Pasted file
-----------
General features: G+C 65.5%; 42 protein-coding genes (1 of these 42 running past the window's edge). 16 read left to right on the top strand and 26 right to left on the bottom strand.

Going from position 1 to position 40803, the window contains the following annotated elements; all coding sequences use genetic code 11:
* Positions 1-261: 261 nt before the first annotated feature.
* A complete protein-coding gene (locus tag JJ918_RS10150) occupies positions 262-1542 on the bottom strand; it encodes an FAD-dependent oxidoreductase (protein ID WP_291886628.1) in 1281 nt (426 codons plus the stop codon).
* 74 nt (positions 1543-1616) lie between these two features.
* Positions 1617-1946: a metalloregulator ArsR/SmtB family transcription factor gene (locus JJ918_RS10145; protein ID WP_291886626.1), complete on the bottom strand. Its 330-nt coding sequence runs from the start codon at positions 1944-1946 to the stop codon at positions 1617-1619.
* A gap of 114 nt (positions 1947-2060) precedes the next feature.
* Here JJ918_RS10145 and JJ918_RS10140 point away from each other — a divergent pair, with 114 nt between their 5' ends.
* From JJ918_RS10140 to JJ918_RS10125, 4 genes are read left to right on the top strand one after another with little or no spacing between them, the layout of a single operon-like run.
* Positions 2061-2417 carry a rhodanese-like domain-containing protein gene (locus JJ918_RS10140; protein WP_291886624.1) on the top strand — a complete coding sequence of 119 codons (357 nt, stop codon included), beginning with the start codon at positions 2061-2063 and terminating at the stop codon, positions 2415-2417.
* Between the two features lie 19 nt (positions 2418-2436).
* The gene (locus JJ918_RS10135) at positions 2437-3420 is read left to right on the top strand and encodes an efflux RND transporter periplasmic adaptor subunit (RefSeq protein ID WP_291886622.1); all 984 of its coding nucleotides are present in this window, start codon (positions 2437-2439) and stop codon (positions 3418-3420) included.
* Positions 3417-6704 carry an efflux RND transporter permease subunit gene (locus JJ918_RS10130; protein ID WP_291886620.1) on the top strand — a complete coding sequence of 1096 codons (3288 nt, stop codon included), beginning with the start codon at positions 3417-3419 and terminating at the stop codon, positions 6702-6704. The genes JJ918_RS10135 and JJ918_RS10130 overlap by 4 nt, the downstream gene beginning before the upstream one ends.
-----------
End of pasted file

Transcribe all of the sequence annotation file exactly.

General features: G+C 65.5%; 42 protein-coding genes (1 of these 42 running past the window's edge). 16 read left to right on the top strand and 26 right to left on the bottom strand.

Going from position 1 to position 40803, the window contains the following annotated elements; all coding sequences use genetic code 11:
* Positions 1-261: 261 nt before the first annotated feature.
* A complete protein-coding gene (locus tag JJ918_RS10150) occupies positions 262-1542 on the bottom strand; it encodes an FAD-dependent oxidoreductase (protein ID WP_291886628.1) in 1281 nt (426 codons plus the stop codon).
* 74 nt (positions 1543-1616) lie between these two features.
* Positions 1617-1946: a metalloregulator ArsR/SmtB family transcription factor gene (locus JJ918_RS10145; protein ID WP_291886626.1), complete on the bottom strand. Its 330-nt coding sequence runs from the start codon at positions 1944-1946 to the stop codon at positions 1617-1619.
* A gap of 114 nt (positions 1947-2060) precedes the next feature.
* Here JJ918_RS10145 and JJ918_RS10140 point away from each other — a divergent pair, with 114 nt between their 5' ends.
* From JJ918_RS10140 to JJ918_RS10125, 4 genes are read left to right on the top strand one after another with little or no spacing between them, the layout of a single operon-like run.
* Positions 2061-2417 carry a rhodanese-like domain-containing protein gene (locus JJ918_RS10140; protein WP_291886624.1) on the top strand — a complete coding sequence of 119 codons (357 nt, stop codon included), beginning with the start codon at positions 2061-2063 and terminating at the stop codon, positions 2415-2417.
* Between the two features lie 19 nt (positions 2418-2436).
* The gene (locus JJ918_RS10135) at positions 2437-3420 is read left to right on the top strand and encodes an efflux RND transporter periplasmic adaptor subunit (RefSeq protein ID WP_291886622.1); all 984 of its coding nucleotides are present in this window, start codon (positions 2437-2439) and stop codon (positions 3418-3420) included.
* Positions 3417-6704 carry an efflux RND transporter permease subunit gene (locus JJ918_RS10130; protein ID WP_291886620.1) on the top strand — a complete coding sequence of 1096 codons (3288 nt, stop codon included), beginning with the start codon at positions 3417-3419 and terminating at the stop codon, positions 6702-6704. The genes JJ918_RS10135 and JJ918_RS10130 overlap by 4 nt, the downstream gene beginning before the upstream one ends.